Nook Sleeve Tutorial

I decided that I didn’t want the same style of Nook cover that I made for  Hubby’s Nook.  What I came up with was a simple zippered sleeve made from a recycled wool sweater and some cotton fabric.

This really is easy to do if you have a couple of things…. besides the obvious… sewing machine et al.  A zipper foot, while it sounds scary, it really is necessary and not scary at all.  Pinning is very important to keep things aligned and zipper parts where they need to be.

Since I made the first one, I made a second one slightly larger for a better fit.  I’ll be using the measurements for the second one in the tutorial, even though the pictures are from the first.  The difference is a half an inch.  So when you see fabric cut out and think… that doesn’t look like 6 1/2 inches… well it isn’t… it’s 6 because I made the first one just slightly too snug.  Lesson learned. :)

So here we go….

To make your own Nook or e-reader sleeve you need a fabric for the outside and fabric for the inside and a 9 inch zipper.  (9 inch zippers are common and can be found at the normal array of fabric retailers in your area, alternatively you can buy a longer one an cut it down to fit your needs)

I used part of a felted sweater for the outside and cotton printed quilting fabric on the inside.

A nook is 5 x 8 inches.

If you are using this tutorial to make a larger sleeve for a laptop or a smaller one for an Iphone or some other gadget, just take the measurements for each side and add 1 1/2 inches to each length to get the size fabric you need.  This allows for 1/4 inch seams all throughout and a 1/4 inch of wiggle room inside the finished sleeve.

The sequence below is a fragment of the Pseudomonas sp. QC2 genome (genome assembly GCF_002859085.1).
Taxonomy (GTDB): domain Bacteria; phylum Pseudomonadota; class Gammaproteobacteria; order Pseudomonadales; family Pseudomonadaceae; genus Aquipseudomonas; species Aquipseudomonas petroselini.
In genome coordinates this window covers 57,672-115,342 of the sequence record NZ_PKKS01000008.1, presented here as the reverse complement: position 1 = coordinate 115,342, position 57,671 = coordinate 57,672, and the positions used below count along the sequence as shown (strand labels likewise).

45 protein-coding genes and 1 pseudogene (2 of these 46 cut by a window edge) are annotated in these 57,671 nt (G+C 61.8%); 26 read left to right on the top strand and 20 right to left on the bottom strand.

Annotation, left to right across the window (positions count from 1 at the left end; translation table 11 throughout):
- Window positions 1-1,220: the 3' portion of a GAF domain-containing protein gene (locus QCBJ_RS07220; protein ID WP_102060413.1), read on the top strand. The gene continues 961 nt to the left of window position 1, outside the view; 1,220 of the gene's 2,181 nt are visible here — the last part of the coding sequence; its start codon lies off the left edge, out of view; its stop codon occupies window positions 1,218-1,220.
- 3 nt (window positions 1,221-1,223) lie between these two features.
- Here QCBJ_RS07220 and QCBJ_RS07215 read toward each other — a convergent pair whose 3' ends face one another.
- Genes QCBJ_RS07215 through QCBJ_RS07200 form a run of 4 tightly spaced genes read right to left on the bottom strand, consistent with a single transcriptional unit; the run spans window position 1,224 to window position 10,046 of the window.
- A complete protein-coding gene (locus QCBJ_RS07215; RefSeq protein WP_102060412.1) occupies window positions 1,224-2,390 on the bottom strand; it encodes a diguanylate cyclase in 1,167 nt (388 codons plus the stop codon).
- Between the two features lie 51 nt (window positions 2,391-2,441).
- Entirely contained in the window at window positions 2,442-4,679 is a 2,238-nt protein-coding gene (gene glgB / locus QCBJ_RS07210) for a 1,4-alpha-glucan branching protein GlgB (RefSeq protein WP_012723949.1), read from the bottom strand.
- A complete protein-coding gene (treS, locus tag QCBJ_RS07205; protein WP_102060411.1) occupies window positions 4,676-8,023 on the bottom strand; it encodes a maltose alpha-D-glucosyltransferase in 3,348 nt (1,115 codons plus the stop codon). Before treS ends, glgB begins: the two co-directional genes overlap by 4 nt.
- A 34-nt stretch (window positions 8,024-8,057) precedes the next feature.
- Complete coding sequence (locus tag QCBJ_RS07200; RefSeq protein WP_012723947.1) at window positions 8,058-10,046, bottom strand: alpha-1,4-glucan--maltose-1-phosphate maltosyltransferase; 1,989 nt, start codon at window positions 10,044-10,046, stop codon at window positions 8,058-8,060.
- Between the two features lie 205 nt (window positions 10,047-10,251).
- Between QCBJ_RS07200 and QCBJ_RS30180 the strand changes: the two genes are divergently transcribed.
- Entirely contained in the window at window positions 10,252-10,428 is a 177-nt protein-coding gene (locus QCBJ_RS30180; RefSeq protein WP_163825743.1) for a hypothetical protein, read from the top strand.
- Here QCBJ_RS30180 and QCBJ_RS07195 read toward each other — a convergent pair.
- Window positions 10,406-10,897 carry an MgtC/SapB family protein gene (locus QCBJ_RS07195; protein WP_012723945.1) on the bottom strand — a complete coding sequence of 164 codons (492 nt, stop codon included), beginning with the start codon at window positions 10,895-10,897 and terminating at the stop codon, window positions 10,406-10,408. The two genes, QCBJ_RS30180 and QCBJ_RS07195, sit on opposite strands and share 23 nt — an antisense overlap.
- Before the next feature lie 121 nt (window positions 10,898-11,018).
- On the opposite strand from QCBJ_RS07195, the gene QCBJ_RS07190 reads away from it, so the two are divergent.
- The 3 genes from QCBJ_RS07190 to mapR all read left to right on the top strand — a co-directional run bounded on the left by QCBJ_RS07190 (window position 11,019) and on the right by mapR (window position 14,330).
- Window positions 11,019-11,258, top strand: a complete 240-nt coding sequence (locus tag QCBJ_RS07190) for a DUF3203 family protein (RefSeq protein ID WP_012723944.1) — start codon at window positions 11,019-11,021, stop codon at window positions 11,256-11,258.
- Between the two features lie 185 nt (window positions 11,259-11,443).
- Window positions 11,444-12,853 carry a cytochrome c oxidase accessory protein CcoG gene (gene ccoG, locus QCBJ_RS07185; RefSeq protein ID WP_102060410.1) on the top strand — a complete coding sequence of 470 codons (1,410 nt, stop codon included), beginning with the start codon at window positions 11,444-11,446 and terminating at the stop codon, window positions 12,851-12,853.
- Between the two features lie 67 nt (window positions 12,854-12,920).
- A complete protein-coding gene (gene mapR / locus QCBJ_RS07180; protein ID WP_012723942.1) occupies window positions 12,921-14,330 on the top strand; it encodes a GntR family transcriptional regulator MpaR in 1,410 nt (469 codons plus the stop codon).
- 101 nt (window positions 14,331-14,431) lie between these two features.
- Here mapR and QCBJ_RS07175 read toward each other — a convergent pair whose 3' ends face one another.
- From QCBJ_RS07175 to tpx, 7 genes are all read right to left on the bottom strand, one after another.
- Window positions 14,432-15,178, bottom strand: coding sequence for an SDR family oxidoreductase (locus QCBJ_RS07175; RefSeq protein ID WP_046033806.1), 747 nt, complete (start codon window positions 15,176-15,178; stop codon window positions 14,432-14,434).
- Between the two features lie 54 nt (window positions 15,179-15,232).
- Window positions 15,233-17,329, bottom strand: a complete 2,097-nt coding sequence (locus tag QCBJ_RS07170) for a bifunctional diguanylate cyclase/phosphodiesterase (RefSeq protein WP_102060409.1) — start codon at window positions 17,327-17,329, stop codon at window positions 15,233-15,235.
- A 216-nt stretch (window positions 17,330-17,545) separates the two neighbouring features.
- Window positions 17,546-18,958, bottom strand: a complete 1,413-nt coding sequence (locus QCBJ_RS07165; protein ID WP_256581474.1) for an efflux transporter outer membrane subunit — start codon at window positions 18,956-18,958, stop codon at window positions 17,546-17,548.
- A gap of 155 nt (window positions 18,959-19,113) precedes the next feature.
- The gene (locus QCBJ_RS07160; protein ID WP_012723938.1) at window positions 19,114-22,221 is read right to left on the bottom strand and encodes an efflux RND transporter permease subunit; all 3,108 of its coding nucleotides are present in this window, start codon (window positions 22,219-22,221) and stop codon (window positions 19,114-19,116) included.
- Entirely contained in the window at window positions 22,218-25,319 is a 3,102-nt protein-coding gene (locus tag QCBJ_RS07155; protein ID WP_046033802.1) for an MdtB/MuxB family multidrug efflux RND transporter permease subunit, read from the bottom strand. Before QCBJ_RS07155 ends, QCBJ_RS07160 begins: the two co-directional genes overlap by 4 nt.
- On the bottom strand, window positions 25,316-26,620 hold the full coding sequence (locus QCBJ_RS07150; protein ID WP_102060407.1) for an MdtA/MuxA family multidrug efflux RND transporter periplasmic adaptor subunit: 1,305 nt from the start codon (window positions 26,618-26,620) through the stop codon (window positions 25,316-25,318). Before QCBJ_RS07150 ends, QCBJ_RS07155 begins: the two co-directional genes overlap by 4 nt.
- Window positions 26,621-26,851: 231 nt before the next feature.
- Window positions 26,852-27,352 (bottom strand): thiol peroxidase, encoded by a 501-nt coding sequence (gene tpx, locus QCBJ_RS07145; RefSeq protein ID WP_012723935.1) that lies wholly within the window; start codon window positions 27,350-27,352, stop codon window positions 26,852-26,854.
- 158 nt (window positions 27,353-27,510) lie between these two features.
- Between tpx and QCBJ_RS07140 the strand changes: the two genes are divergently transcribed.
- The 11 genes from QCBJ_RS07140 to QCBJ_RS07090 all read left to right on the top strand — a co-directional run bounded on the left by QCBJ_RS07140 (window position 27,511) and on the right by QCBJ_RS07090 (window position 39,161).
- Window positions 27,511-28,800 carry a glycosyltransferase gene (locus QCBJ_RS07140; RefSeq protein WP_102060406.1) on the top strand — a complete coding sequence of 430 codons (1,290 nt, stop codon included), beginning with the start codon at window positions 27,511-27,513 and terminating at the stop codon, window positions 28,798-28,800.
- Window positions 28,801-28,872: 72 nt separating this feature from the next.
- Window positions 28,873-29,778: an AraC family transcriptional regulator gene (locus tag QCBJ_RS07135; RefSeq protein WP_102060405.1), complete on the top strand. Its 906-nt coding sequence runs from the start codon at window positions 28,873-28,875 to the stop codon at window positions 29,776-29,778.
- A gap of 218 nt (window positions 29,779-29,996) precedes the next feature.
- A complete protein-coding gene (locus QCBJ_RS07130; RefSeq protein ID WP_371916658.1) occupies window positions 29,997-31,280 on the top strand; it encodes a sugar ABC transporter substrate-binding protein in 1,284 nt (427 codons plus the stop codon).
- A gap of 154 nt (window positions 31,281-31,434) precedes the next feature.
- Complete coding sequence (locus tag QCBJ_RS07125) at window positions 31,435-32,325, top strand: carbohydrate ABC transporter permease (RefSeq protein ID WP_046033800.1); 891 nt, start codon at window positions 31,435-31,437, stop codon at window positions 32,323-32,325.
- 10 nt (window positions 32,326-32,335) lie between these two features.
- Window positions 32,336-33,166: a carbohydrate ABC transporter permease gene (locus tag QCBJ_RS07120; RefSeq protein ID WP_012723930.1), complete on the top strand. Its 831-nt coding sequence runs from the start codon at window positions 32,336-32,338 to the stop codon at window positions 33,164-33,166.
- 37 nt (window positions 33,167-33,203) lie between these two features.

So if your laptop is 13 x 9, your would need to cut 2 pieces of inner and outer fabrics at 14 1/2 x 10 1/2 to make it big enough.

Cut 2 pieces of each of your fabrics (Outer and inner) 6 1/2 x 9 1/2 inches  (Launder and Iron your fabric if needed before cutting.)

Lay out one of the inner pieces right side up with the long sides up and down. 
Lay the zipper right side up on one of the long sides, lining the right hand side of the zipper with the edge of the fabric.
Overlay the outer fabric, Wrong side up, on top of the zipper and line it up with the inner fabric and zipper.  The right sides of the fabric will be facing each other.
Pin all three layers to keep them from shifting.
It is okay if the zipper sticks out one side.  Just be sure that you haven’t aligned the solid metal zipper bits directly in your 1/4 inch sewing path or you will break a needle.  (speaking from experience.)
Having a zipper foot is important here.  Without it your machine may push the fabric out, or the fabric may not advance properly.
Sew along the edge of your pinned fabric sandwich about a 1/4 inch.  
Sew along to the end and back stitch a few stitches to secure your thread.
There is one of those infamous needle breaking metal bits!

Line up the remaining inner and outer pieces on the other side of the zipper and repeat sewing as above.
Be sure your fabrics line up with the edges of the previously sewn fabric along the short edges.  This will be imperative in later steps and will keep your sleeve from turning out wonky.
Now both sides of the zipper have 2 pieces of fabric sewn to them.  If you open it up this is what the outside looks like.
And if you flip it over, this is what the inside fabric looks like, the zipper is unzipped in this picture.